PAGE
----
At your appointment you will need to provide all of the following items:

  • A completed Short-Term Residential Rental Application (download application packet here)
  • A Business Registration Certificate issued by the San Francisco Treasurer and Tax Collector’s Office
  • Driver’s License or State Issued ID Card issued at least 60 days prior to the short-term residential rental application date and valid for at least the next 6 months
  • Proof of  liability insurance in the amount of no less than $500,000
  • A signed affidavit agreeing to abide by all conditions of the short-term residential rental ordinance included within the application (download application packet here).
  • A check made out to the San Francisco Planning Department for $50.00
  • At least two of the following listed documents to confirm your primary residency at your residential unit:
  • Proof of a Homeowner’s Tax Exemption. Accepted as a form of residency confirmation only if the proof of a Homeowner’s Tax Exemption is for a property that is either a single-family dwelling or condominium; 
  • Voter Registration Card or Certificate with the address on the application, issued at least 60 days prior to the short-term residential rental application date. You may obtain a copy through the San FranciscoDepartment of Elections;
  • Proof of Vehicle Registration with the address on the application, issued at least 60 days prior to the short-term residential rental application date;
  • Proof of car insurance, showing address of registration, issued at least 60 days prior;
  • Original utility bill, issued by a public utility or PG&E, at least 60 days prior to the short-term residential application date. Copies and printouts will not be accepted. You may only use utility bills as one form of residency confirmation. Cable, cell phone, and internet bills do not qualify.

If you are a tenant of your residential unit you will also need to provide a copy of your lease or rental agreement. Please note that upon receipt of your completed application, the Planning Department will send a notice to the owner(s) of your unit, informing the owner(s) that your application has been received.

What will happen at my intake appointment?
Staff will review your application and related materials for completeness and intake. Only applications deemed complete at the time of submittal will be accepted for intake and further review. Additionally, staff will go over conditions and limitations of renting your unit as a short-term rental.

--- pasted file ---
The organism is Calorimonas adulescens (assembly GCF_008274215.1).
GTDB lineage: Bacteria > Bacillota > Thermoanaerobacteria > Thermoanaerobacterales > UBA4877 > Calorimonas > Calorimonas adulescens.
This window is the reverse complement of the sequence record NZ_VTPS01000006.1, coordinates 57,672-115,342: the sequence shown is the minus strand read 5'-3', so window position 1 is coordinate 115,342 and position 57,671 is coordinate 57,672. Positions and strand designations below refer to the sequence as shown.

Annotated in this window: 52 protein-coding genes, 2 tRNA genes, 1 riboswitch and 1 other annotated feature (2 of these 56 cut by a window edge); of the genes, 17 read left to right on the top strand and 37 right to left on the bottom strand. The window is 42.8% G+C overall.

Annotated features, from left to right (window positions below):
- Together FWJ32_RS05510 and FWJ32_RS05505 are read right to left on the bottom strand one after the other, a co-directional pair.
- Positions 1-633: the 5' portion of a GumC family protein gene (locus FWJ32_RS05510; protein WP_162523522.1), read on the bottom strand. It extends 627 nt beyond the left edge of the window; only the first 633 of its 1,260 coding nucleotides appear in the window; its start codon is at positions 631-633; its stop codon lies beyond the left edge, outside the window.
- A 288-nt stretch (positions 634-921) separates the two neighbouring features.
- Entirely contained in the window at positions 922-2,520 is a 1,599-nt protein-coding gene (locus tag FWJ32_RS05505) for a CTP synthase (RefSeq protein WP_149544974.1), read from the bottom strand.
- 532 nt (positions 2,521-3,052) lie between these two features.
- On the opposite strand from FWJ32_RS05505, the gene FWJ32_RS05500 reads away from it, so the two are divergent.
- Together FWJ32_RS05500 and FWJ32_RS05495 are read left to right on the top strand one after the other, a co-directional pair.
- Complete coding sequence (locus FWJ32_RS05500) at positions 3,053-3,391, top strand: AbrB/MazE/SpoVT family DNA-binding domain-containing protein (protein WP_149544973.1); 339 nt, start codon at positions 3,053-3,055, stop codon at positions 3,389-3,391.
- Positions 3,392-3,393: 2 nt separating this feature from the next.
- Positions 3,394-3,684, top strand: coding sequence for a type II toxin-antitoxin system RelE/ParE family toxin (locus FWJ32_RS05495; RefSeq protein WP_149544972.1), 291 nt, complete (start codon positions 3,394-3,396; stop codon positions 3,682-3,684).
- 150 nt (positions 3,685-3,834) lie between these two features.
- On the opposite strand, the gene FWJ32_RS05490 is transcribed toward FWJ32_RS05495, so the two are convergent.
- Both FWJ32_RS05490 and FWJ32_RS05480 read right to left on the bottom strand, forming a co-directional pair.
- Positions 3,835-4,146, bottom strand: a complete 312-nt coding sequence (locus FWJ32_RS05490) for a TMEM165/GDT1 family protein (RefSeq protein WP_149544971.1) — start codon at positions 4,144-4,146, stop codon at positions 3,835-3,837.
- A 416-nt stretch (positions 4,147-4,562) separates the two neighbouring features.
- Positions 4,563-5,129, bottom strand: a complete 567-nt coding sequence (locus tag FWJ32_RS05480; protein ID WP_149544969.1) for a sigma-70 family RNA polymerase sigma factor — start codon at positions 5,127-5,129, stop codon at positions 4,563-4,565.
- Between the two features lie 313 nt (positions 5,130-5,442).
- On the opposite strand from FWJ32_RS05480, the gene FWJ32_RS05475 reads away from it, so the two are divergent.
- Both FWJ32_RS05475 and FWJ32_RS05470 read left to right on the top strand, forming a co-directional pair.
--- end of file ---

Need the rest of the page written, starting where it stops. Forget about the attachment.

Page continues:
What happens after I’ve submitted my application?
It is expected that the Planning Department will review a completed application within fifteen (15) business days. If the Planning Department determines that your application meets the criteria then your unit will be added to the Short-Term Residential Rental Registry. You will you receive a “Short-Term Residential Rental” certificate by mail, which contains your assigned Registration Number. This registration number must be included at the top of all short-term rental listings’ descriptions (online or otherwise). We recommend that you place this certificate in plain view within your unit.

What can I do and not do once I have obtained a Short-Term Residential Rental Registration Number?
Once you have obtained a Short-Term Residential Rental Registration Number, you may use your residential unit as a short-term residential rental without violating Administrative Code Chapter 41A or the Planning Code  under the following conditions:

  • You may rent the residential unit (in all or a portion) while you are not present for a maximum of 90 nights per calendar year.
  • You may rent a portion of the residential unit while you are present for an unlimited number of nights per year.
  • You may advertise your residential unit on any and all hosting platforms under the condition that you list your registration number at the top of all listings’ descriptions.

What you may not do with your Primary Residence registered as a Short-Term Residential Rental:

  • You may not rent your residential unit or a portion thereof for more than 90 nights per calendar year while you are not also present during the time of the guests’ stay.
  • You may not rent illegal residential units or unpermitted spaces associated with your property.
  • If you are a tenant, you may not make more than your monthly rent from your short-term rental fees charged to guests.

Due to the expected volume of requests and inquiries related to this matter, please continue to check back on our website for the latest news and updates pertaining to the Short-Term Residential Rental Registry.

Advice for San Francisco Newcomers: What’s “Rent Control?” It’s Something You Might Want – Not Now, But Next Year

Friday, January 2nd, 2015

Or not. It’s hard to say how much rent control would benefit you next year once your lease is up.

But these days, there’s a ton of SF newcomers who are just figuring out the big benefit of RC.

Check it: